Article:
How Your Leader Energy Impacts Your Team

We all know someone whose smile can light up a room and leave everyone feeling happier, but we probably also know someone who seeps negative energy and pessimism whenever they are near. The bottom line is – energy is contagious.

Grant Glas
August 2, 2022
Kids Ministry Leadership

Creating Positive Energy Through Your Church Leadership

Church team creating positive energy through music

We all know someone whose smile can light up a room and leave everyone feeling happier, but we probably also know someone who seeps negative energy and pessimism whenever they are near. 

The bottom line is – energy is contagious. 

As the leader of the church, you have the potential to influence the entire congregation with your energy. However, assessing your own can be difficult, as we naturally fall into energy patterns on autopilot.

Are you interested in improving your church leadership skills to serve your people to the best of your ability? Keep reading for an outline on different work energy types leaders produce and how to become the master of your energy.

Identify Your Energy Field

LEader understanding his team's energy

Knowing how your team responds to your meetings and messages says a huge amount about your church leadership energy. If your church volunteers and workers leave interactions with you feeling uplifted and energized, you probably have positive or motivating energy. 

However, if they feel fearful every time your name pops up on their emails, then your energy is far too aggressive – and if they leave your meetings feeling drained and exhausted, you might have “vampire” energy. Though the name sounds harsh, there are many different types of energy vampires and ways to deal with them.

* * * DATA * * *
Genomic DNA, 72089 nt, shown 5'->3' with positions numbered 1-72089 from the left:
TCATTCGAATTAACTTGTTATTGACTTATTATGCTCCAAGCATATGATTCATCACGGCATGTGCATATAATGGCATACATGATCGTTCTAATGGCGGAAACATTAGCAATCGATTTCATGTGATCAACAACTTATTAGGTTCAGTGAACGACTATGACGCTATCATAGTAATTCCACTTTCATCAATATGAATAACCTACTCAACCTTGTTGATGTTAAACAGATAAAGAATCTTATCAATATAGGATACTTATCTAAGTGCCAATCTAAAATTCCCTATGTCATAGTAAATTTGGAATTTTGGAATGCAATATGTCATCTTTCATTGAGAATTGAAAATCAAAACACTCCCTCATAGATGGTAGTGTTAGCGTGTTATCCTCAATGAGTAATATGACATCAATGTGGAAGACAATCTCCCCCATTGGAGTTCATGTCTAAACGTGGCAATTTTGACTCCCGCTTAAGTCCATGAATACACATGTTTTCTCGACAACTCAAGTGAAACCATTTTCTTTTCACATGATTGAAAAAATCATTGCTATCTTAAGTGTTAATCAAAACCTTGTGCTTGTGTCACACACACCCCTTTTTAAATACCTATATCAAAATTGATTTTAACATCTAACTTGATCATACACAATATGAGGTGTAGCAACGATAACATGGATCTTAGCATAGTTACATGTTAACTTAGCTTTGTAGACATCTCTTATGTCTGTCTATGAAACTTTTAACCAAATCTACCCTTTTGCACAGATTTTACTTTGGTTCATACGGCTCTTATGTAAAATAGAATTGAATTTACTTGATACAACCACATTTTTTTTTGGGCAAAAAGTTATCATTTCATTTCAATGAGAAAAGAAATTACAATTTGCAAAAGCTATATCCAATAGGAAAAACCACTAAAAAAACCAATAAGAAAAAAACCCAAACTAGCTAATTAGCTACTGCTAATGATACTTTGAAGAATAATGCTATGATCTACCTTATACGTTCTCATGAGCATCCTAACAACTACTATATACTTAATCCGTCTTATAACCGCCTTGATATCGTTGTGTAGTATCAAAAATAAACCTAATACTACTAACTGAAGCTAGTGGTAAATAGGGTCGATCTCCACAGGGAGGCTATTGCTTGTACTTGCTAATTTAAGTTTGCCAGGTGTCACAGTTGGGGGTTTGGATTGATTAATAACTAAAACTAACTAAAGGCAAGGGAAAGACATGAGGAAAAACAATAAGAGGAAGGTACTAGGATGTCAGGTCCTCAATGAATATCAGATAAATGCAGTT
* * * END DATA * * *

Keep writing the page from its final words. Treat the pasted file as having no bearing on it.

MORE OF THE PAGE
Reducing energies like this isn’t always helpful, as a person’s energy can change throughout the day, week, month, and year. However, everyone has energy they tend to resort to when things get tough. Spend some time reflecting on how you approach other people and how they react to you to assess what yours might be.

Learn to Control Your Energy

Leadership requires more than mastery of your trade. It is a skill in its own right and requires impeccable communication skills, emotional intelligence, organizational skills, and resilience. On top of this, influential leaders have a certain je ne sais quois that draws people to them, otherwise known as their energy field.

Learning how to control your energy to benefit your team is a powerful skill that can influence the people you serve for the better. In fact, Forbes cited a leader’s energy field as the most vital factor when determining team performance. 

A team’s energy fluctuates. So, when morale is low and your team is struggling to get by, being able to turn this around is an invaluable skill. Tap into your energies by noticing how something simple like sharing positive feedback can alter someone’s mood or even make someone's day.

Prioritize Positive Energy

Team building positive retreat